runtimeOnly 'org.apache.logging.log4j:log4j-core'
}

Adding Log4j2 to standalone applications without a build tool

If your project does not have a build tool then you can download the required artifact version of Log4j2 from the official Log4j2 download page.

Once you download them, you need to ensure that your application’s classpath includes the following jars.

  • log4j-api-2.20.0.jar
  • log4j-core-2.20.0.jar

What are the components in Log4j2?

In order to understand the features of Log4j2 and utilize its capabilities to the fullest, it is important to understand how Log4j2 works. Under the surface, several building blocks make up Log4j2. Let’s talk about them one by one.

Block diagram showing the different components that build up Log4j2

#1. LoggerContext

The LoggerContext is the central unit of the logging system. It holds all the Loggers requested in the application. It also holds a reference to the Configuration.

#2. Configuration

The Configuration contains all the information required by the logging system. This includes the Loggers, Appenders, Filters, and more. In Log4j2, you can define the Configuration using various file formats such as XML, JSON, and YAML, and also programmatically through the Log4j2 API.

An automatic reload takes place whenever any property changes in the Configuration. Hence, there is no requirement for an application restart.

#3. Logger

The main component of the Log4j2 system is the Logger. Loggers are obtained inside the application code using the LogManager.getLogger() statement and are used to generate logs. Log messages can be generated at various severity levels, such as debug, info, warn, error, and fatal.

#4. LoggerConfig

The LoggerConfig is responsible for the behavior of a specific Logger. It defines the behavior and settings for logging events generated by that particular logger. It allows the configuration of different logging levels, set up of appenders, and application of filters.

#5. Filter

You can selectively process log events in Log4j2 using Filters. Filters are applied based on specific criteria. You can apply these filters to loggers or appenders. Filters control which log events are allowed to pass through the logging pipeline for further processing. With the help of filters, the logging behavior can be fine-tuned, ensuring only the relevant logs are processed.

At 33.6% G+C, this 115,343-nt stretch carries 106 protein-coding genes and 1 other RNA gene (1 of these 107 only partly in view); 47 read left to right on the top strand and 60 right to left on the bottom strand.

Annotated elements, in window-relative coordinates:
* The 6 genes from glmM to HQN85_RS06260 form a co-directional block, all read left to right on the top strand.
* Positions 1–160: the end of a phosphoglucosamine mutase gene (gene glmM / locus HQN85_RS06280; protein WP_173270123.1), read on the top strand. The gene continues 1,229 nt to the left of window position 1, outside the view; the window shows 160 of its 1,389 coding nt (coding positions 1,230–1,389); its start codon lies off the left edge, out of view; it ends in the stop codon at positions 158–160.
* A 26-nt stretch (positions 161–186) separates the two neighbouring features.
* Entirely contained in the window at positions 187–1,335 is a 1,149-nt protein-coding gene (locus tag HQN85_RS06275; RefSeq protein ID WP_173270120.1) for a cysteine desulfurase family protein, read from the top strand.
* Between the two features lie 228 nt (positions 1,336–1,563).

#6. Appender

The destination of any log message is determined by the Appender. A single Logger can have multiple Appenders. A log event will be sent to all the Appenders for the given Logger. Log4j2 has a lot of preconfigured appenders. For example, ConsoleAppender is used to log messages to the console, and FileAppender is used to output messages to a file. Each Appender needs its own Layout that determines how the final log message will look like.

#7. Layout

In Log4j2, the Layout is used to define how the final log message will look like. A Layout is associated with an Appender. While an Appender determines the output destination, the Layout describes how the message will be outputted.

Top 5 features of Log4j2

A person sitting and learning different techniques in Java

Log4j2 is feature-rich, and that’s what sets it apart from other Java logging frameworks available. From having Asynchronous Loggers to supporting Java 8 lambdas, Log4j2 has an edge over others. Let’s discuss some of the notable features of this framework.

#1. Extending the functionalities using Plugins

In Log4j 1.x, in order to create extensions, a lot of code modifications were required. Log4j2 solves the problem of extensibility by introducing the Plugin system.

You can declare a new Plugin by using the @Plugin annotation on your class. By using the power of Plugins, you can create your own components like Filters and Appenders. Third-party components can also be easily added to the library.

#2. Java 8 Lambda support

With the release of Log4j2 version 2.4, the support for Java 8 lambda expressions were introduced. With lambda expressions, you can define your logging logic inline. This reduces the need for multi-line checks or anonymous inner classes. This also ensures that expensive methods are not executed unnecessarily. Thus not only is the code cleaner and easier to read but the system overhead is also reduced.

Let’s consider an example where you log the result of an expensive operation, but only if the debug level is enabled. Prior to the support for lambdas, this would be performed using the below-mentioned code:

if (logger.isDebugEnabled()) {
    logger.debug("The output of the given operation is: {}", expensiveOperation());
}

Having multiple such use cases would unnecessarily introduce conditional checks. However, with Log42, the same action can be performed as follows: